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when you rent out land you rent by prims, so whats the difference between that and landimpact?


Diney McCallen
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I always rent by the sq m of land area but I always specify how many prims the land will support. I do that because most SL residents still don't understand what land impact is, and "prims" makes more sense to them. Other land owners may specify L.I. instead.  That's more precise, but possibly confusing -- as it has evidently confused you.

I suggest reading https://community.secondlife.com/t5/English-Knowledge-Base/Calculating-land-impact/ta-p/974163 if you really want to get a feel for the math behind the system that Linden Lab has been using for the past couple of years.  The reason for the change was that more and more mesh objects were being created for SL, and none of them use prims at all. Linden Lab needed a way to describe things that are not prims.   Land Impact is a much more accurate measure of the effort that the servers expend to support objects in SL than the old "prims" system was, too.  In the old system, all prims were considered equal, despite the fact that some (like torii) required a lot more server effort than others (like cubes), and prims that are cut, dimpled, or twisted may require more effort still.  The L.I. system measures the actual load that an object produces. 

In practice, a land impact of 1.0 is equivalent to the load of a simple cube prim, which is why it is common for landlords to do as I have and specify a "prim allowance" on the land, as if we were still using the old system.  In fact, if you have prim objects on your land, it's fair to still use "prim allowance" as your standard of measure.  If you have mesh objects, then there's no way to count prims in them, because there aren't any.  What makes it truly confusing is that smart SL residents can convert prim objects -- real prims -- to the land impact system and tell the servers to treat them as if they were mesh objects.  Doing that usually makes prim objects have a dramatically lower L.I. than they would have if they were still treated as prims.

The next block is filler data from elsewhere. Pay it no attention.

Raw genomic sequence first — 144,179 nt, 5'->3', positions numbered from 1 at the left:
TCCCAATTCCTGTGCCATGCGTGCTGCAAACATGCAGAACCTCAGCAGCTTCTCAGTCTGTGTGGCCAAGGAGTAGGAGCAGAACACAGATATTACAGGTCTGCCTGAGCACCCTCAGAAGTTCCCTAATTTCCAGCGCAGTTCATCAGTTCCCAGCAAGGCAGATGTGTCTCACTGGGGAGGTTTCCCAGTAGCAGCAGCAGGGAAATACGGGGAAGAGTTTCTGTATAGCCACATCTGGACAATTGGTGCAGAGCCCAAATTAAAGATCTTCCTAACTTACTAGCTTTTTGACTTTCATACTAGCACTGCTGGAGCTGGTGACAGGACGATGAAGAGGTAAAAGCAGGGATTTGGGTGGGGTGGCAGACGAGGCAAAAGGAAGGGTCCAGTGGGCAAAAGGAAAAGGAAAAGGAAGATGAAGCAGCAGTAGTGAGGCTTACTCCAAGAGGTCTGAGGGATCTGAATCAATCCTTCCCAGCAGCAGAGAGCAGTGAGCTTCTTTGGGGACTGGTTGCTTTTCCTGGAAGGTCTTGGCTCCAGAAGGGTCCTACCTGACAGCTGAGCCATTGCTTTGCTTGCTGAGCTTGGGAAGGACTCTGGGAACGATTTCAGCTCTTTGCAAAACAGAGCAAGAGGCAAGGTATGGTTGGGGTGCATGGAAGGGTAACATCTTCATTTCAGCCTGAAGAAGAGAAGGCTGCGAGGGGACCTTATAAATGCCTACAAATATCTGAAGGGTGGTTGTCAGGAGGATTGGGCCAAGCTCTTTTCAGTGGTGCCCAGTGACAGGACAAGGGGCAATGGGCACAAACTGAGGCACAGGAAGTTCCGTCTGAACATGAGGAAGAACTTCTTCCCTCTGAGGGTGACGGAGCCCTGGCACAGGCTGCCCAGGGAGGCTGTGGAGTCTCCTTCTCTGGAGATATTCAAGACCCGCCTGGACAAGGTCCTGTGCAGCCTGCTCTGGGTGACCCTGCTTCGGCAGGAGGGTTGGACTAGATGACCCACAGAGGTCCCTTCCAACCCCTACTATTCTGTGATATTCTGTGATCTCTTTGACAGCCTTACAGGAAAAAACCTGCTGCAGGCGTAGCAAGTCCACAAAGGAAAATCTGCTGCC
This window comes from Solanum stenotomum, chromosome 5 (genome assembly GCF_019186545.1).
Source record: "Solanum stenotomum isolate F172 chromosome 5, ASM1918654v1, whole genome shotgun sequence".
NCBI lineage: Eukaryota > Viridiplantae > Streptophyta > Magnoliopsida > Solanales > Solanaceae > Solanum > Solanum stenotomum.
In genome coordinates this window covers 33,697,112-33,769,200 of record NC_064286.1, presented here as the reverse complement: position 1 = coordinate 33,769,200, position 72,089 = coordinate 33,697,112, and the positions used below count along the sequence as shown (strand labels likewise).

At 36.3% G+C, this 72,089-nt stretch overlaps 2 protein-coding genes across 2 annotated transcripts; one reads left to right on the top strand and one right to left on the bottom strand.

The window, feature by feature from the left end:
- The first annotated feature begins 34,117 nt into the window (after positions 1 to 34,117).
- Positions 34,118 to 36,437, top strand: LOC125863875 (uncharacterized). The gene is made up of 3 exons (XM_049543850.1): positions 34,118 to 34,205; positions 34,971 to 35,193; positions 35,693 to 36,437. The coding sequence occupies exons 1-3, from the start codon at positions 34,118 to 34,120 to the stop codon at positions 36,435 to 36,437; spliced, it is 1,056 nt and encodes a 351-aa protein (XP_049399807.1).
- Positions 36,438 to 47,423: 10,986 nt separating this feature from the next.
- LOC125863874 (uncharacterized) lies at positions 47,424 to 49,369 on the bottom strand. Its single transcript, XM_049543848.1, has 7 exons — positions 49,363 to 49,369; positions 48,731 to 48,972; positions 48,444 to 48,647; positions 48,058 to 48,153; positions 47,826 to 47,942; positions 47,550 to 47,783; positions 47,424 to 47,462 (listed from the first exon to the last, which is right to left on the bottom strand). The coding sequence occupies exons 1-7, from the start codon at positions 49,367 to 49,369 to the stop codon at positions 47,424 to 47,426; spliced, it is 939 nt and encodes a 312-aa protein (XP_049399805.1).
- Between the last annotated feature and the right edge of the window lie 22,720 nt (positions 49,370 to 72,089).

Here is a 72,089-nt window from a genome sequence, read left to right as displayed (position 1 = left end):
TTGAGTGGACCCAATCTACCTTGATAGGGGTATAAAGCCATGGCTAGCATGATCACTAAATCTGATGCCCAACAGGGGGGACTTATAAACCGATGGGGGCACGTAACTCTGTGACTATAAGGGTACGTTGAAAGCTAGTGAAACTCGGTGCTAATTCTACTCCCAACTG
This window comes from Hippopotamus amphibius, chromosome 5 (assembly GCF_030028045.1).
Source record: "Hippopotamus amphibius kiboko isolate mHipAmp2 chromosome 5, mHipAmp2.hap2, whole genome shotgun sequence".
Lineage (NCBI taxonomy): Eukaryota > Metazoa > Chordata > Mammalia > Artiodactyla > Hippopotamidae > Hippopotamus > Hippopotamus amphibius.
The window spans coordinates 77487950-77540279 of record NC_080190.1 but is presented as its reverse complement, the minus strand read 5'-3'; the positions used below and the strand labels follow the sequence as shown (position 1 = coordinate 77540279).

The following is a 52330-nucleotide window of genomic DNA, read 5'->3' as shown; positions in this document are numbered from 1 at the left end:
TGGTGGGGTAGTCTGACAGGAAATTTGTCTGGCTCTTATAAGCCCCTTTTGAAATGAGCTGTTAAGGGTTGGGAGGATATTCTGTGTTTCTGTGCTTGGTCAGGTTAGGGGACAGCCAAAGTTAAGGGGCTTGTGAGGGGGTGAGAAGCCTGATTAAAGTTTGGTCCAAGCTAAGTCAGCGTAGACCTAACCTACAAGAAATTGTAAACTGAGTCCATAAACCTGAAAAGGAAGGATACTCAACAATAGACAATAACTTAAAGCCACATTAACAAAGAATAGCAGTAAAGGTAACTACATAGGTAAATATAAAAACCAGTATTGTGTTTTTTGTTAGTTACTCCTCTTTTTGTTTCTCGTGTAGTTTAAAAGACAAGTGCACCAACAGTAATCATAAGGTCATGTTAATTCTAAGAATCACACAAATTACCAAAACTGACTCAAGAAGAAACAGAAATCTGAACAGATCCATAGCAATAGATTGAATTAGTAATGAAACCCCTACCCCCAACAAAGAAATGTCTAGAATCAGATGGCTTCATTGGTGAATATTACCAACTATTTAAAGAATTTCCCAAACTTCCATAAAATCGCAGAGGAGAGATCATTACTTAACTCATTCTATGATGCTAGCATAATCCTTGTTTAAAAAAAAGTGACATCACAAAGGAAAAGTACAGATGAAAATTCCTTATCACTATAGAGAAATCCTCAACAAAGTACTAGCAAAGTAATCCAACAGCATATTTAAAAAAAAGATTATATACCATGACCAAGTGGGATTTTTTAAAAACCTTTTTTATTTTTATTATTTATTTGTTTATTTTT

Confused yet?  The bottom line is that your land actually has a L.I. allowance.  That's what the servers use to determine how much stuff you are allowed to rez there.  If it makes you comfortable to think of that as a "prim allowance", go right ahead.

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I always rent by the sq m of land area but I always specify how many prims the land will support. I do that because most SL residents still don't understand what land impact is, and "prims" makes more sense to them. Other land owners may specify L.I. instead.  That's more precise, but possibly confusing -- as it has evidently confused you.

I suggest reading https://community.secondlife.com/t5/English-Knowledge-Base/Calculating-land-impact/ta-p/974163 if you really want to get a feel for the math behind the system that Linden Lab has been using for the past couple of years.  The reason for the change was that more and more mesh objects were being created for SL, and none of them use prims at all. Linden Lab needed a way to describe things that are not prims.   Land Impact is a much more accurate measure of the effort that the servers expend to support objects in SL than the old "prims" system was, too.  In the old system, all prims were considered equal, despite the fact that some (like torii) required a lot more server effort than others (like cubes), and prims that are cut, dimpled, or twisted may require more effort still.  The L.I. system measures the actual load that an object produces. 

In practice, a land impact of 1.0 is equivalent to the load of a simple cube prim, which is why it is common for landlords to do as I have and specify a "prim allowance" on the land, as if we were still using the old system.  In fact, if you have prim objects on your land, it's fair to still use "prim allowance" as your standard of measure.  If you have mesh objects, then there's no way to count prims in them, because there aren't any.  What makes it truly confusing is that smart SL residents can convert prim objects -- real prims -- to the land impact system and tell the servers to treat them as if they were mesh objects.  Doing that usually makes prim objects have a dramatically lower L.I. than they would have if they were still treated as prims. 

Confused yet?  The bottom line is that your land actually has a L.I. allowance.  That's what the servers use to determine how much stuff you are allowed to rez there.  If it makes you comfortable to think of that as a "prim allowance", go right ahead.

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